Off the top, I’d like to say that McIlvain is a consummate crafter of words. Each word of his prose carries real weight, and it has the cadence of late period Jonathan Lethem. In fact, this book reminds me a bit of Lethem’s Dissident Gardens, just not set in the past and is not loaded to the gills with all sorts of philosophical references. Another trick that the author McIlvain employs is letting his characters speak in monologues. Now, a piece of writing advice given to young writers is to generally avoid monologues. However, McIlvain avoids any pitfalls associated with this device by doing it masterfully. His characters speak of past experiences in the same way that two friends might share a story at a coffee house in a social gathering. This creates a closeness between the reader and characters, as though the former is a fly on the wall in the latter’s (fictional) lives. So McIlvain is a prose stylist who knows what he’s doing. Sadly, though, as much as The Radicals is compulsively readable and effortlessly enjoyable, I do think that the moment for this novel is past ... The Radicals is hardly radical, but, in a pinch, it’s good to go?—?especially if you favour style over substance. While the material might be lacking in some respects, this is a dazzling work from an author worth paying some attention to. A masterwork may not be far behind. Stay tuned.
Rich in socialist ideas and jargon, McIlvain’s exploration of the world of protesters will resound with readers interested in the personal side of dissent. McIlvain offers far more than political commentary, though, as he explores friendship, loyalty, and betrayal in a tale driven by tension and suspense.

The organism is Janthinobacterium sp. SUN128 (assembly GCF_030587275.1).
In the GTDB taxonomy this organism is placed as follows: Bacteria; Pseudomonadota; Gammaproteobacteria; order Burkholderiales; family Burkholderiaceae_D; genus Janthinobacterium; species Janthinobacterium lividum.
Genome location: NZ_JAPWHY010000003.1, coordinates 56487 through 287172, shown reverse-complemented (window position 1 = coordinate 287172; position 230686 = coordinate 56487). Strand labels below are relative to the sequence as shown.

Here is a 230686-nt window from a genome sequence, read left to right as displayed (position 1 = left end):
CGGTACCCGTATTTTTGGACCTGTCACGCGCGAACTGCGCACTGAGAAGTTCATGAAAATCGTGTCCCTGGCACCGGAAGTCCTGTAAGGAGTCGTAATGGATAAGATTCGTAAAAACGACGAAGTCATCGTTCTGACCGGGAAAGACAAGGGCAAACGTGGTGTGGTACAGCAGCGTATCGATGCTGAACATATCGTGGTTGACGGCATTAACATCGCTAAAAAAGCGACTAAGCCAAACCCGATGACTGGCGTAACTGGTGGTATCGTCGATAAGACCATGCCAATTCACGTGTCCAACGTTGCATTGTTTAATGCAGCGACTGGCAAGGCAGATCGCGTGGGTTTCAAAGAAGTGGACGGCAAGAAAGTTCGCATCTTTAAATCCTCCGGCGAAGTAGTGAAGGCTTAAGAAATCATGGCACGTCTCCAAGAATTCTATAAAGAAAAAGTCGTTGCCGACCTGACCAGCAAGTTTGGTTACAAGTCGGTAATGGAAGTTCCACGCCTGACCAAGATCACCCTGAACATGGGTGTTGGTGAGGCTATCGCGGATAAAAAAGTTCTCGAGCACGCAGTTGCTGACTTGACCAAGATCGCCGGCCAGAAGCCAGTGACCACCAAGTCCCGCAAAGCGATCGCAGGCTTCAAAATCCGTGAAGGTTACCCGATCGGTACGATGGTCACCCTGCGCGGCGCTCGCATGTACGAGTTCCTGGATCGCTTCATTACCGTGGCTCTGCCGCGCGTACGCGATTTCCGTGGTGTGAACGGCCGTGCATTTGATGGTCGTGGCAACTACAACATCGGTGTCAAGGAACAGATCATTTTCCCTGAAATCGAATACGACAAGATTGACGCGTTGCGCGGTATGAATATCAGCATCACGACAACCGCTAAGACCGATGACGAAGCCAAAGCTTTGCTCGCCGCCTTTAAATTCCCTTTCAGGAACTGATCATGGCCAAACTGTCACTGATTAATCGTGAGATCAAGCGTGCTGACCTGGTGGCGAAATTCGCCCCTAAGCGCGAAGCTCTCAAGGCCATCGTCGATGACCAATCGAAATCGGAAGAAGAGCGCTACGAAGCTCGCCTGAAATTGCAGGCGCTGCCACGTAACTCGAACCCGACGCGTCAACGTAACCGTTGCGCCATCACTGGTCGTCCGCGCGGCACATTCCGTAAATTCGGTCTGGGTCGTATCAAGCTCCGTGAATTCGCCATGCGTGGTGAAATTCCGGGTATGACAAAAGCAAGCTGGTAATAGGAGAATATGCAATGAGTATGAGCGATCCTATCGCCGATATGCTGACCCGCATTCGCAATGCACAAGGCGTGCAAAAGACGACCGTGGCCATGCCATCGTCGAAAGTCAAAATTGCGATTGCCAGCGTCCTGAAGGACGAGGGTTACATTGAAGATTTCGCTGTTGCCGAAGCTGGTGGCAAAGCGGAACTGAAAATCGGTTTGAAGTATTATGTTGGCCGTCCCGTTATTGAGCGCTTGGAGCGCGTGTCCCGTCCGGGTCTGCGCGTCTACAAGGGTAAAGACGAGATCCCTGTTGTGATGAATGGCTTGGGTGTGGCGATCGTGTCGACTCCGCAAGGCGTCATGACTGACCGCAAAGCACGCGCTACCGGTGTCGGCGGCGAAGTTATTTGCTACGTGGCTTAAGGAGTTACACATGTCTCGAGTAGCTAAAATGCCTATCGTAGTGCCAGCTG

The Radicals certainly ends on a soaring, rhapsodic note. But the novel is most satisfying when it doesn’t soar; when, for example, in Manhattan at nightfall a drunken Eli watches 'the mysterious switchboard of the opposite buildings activate, permutate, the lights blinking on and off, shifting, sending mysterious signals' or when a desperate Eli loiters outside Jen’s workplace, 'waiting with the manic, rattling feeling of a man who can see a giant countdown in the noonday sky.' This is McIlvain at his best, keeping his eye on the ball.
An ability to suspend disbelief is useful when reading fantasy or science fiction. But sometimes literary fiction requires this, as well, as a character might undergo a not entirely convincing transformation. Take, for instance, a budding poet who morphs into a Marxist militant. That’s the very nearly implausible trajectory of character Sam Westergard in Ryan McIlvain’s second novel, “The Radicals,” which otherwise hauntingly depicts the devastation that results from according ideology precedence over human life.
Readers may find it helpful to have nodding familiarity with Marxist and Trotskyist thought to get some of McIlvain’s learned humor, but old-school lefties will surely nod in appreciation and recognition at his knowing description of communard angst ... Altogether, the story seems a touch more labored than McIlvain’s assured debut effort but still memorable, the details just right. A welcome return that will leave readers looking forward to future work from McIlvain.